A study by  Interactive 3D solutions has reported that using Virtual Reality as a teaching tool can increase attention levels by 92% and raise test scores by 35%(C. Crannel, 2015, Available from URL: Although these numbers may not be 100% accurate, it seems as though there would be an increase in focus simply due to the degree of immersion that Virtual Reality encompasses. Imagine being in a virtual classroom where all you can absorb is the information the teacher wants you to adsorb.

Not only is the future looking good for VR/AR in the education department, I have found through some of my research that advertising companies and car manufacturers are using it to promote their products. In this video you can see how easy it is for the salesman to showoff the cars feature through Augmented Reality.

In the beginning I really only considered VR/AR for what it was most associated with; Video Games. Now after reading into it a little more and doing some research I believe that the possibilities of VR/AR are ever-expanding and I look forward to the future of the product and hopefully have the chance to work on some content myself.


(The Simpsons, 1999, Virtual Reality in schools)


Future Predictions

My Media Use and Identity

My media use and identity has changed a lot over the years, if you asked me 5 years ago what media I consumed the most I would have answered “Video Games!” without even pausing but as I’ve grown I’ve become… for lack of a better expression; lazier. In that I prefer to watch rather than engage my brain and play.

At the moment my biggest media consumption are YouTube and Twitch. I love the way they allow people to show their audience something in a completely personal way. I also love how anybody with a recording device can create something and put it out there and then someone like me can find it and take something away from it.


This is the main function of YouTube, however Twitch takes this to the next level by allowing these recordings to be broadcast live so that I and literally thousands of other people can interact with it while it’s happening.

Personally this helps me as a composer as it allows me to take inspiration and direction from many different people from many different walks of life. For example I follow Daniel James who has composed numerous soundtracks for triple AAA video games. He uses his twitch channel to teach others about his approach to film and game scoring.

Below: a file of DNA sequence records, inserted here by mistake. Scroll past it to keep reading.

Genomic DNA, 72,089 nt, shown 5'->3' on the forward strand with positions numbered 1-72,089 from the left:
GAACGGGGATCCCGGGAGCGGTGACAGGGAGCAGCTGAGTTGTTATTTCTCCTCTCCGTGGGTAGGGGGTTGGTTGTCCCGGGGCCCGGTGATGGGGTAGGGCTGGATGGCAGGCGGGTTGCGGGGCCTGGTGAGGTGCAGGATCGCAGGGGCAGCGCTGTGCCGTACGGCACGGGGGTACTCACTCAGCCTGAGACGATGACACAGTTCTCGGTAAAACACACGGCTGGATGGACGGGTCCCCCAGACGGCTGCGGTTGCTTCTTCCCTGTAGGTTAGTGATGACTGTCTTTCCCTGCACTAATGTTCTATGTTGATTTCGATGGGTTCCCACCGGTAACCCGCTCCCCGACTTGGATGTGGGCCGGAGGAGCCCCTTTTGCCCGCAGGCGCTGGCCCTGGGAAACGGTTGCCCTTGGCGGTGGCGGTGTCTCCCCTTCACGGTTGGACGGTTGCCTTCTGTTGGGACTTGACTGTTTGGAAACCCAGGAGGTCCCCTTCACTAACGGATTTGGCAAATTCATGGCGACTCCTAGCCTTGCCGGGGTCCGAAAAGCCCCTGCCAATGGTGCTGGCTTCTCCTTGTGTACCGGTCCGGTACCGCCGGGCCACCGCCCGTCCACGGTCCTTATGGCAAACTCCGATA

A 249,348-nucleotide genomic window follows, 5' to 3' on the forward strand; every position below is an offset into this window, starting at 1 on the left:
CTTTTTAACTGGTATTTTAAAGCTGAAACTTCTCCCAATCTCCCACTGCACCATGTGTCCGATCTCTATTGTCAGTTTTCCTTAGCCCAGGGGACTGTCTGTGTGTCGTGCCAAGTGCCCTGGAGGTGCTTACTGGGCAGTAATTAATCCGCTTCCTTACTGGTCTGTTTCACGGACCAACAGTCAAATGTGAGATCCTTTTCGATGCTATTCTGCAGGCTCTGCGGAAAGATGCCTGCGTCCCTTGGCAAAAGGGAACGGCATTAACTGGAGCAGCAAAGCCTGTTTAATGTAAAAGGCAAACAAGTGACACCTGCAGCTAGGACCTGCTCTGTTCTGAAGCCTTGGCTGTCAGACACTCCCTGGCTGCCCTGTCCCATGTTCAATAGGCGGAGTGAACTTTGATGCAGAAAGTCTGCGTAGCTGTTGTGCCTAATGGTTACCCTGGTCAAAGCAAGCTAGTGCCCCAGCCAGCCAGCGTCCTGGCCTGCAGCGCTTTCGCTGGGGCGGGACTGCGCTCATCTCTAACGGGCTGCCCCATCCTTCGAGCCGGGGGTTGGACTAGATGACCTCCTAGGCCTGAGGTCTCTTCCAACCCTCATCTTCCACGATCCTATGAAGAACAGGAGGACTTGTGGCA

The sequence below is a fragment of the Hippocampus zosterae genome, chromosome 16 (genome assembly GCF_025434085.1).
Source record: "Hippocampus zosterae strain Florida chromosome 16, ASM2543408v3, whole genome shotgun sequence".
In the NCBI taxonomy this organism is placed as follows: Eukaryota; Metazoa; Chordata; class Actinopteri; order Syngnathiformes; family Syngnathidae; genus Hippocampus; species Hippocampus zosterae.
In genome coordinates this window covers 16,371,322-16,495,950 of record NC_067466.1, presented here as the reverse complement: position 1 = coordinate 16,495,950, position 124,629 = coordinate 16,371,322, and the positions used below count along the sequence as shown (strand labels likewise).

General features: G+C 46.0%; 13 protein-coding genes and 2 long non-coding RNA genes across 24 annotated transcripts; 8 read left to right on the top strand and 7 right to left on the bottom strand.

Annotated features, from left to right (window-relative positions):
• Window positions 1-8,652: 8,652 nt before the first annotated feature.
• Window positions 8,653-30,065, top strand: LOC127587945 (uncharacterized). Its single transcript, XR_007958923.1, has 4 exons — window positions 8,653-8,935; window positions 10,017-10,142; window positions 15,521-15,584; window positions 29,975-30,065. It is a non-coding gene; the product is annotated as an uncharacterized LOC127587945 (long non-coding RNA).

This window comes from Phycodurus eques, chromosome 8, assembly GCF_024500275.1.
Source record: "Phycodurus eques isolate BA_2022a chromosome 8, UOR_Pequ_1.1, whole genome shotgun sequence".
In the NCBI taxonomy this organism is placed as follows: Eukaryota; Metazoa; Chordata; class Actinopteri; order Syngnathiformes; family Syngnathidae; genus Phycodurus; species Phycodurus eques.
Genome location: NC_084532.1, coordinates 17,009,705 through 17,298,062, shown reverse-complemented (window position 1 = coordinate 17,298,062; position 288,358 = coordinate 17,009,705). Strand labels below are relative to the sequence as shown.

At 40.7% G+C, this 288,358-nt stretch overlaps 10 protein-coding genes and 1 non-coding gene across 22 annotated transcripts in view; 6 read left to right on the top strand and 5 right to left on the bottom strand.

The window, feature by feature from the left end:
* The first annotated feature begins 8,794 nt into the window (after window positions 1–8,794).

A link to his stream:

I didn’t realize until recently that I’m not the only one who thinks Twitch is a great Media Platform, Eric Blattberg from called it a “sleeping giant” back in March of 2015 although by then it had already gathered enough peak global internet traffic to surpass that of Facebook (according to a statistic from the wall street journal published in this article:

Looking to the future I might have to create my own channels on Twitch and YouTube so I can get myself even further out into the cloud and start interacting with my peers not only socially, but creatively through publications of my own work.

My Media Use and Identity

What Brought Me Here

When I think about media and my own personal passion, one thing comes to mind every time: Sound.
I’m a lover of all things audio and I love the way composers and sound designers weave their magic through other forms of media and enhance the entire experience. More specifically I’m excited by the recent compositional styles that have been emerging in the last 10 years. It’s this idea of the epic film score now being escalated even further by mixing the traditional full orchestra with the rock band. Not only do you have the strings, the trumpets and the drums of war but now they’re being accompanied by an overdriven guitar and a double kick.

Mad Max Fury Road had a score that was absolutely packed with this stuff, the composer Tom Holkenborg knows exactly when to turn up the volume and when to let the sounds take the back seat. This is another aspect of scoring that I’m interested in, I love the way a good score builds the tension and then releases at all the right moments; it’s just bliss.

Gary Ewer of secrets of songwriting says “the moment of unrest is done in such a way that you can sense the resolution coming. It’s that predicting of resolution that keeps listeners hooked”:

Films aren’t the only media that are scored in this way, video games have a need to build and release tension aswell.

Blinded by Light was written by Masashi Hamauzu and as a part of the entire Final Fantasy series the soundtracks are regarded to be among the best video game soundtracks of all time(According to FactMag, Forbes, ClashMusic and Gamasutras top lists).

It’s this whole idea of sound with context that I really love. I hope along my journey to become a Composer I can capture what these Giants before me have captured and use this exciting approach to composition to really breathe life into whatever Film, Game or Animation I’m working on at the time.

What Brought Me Here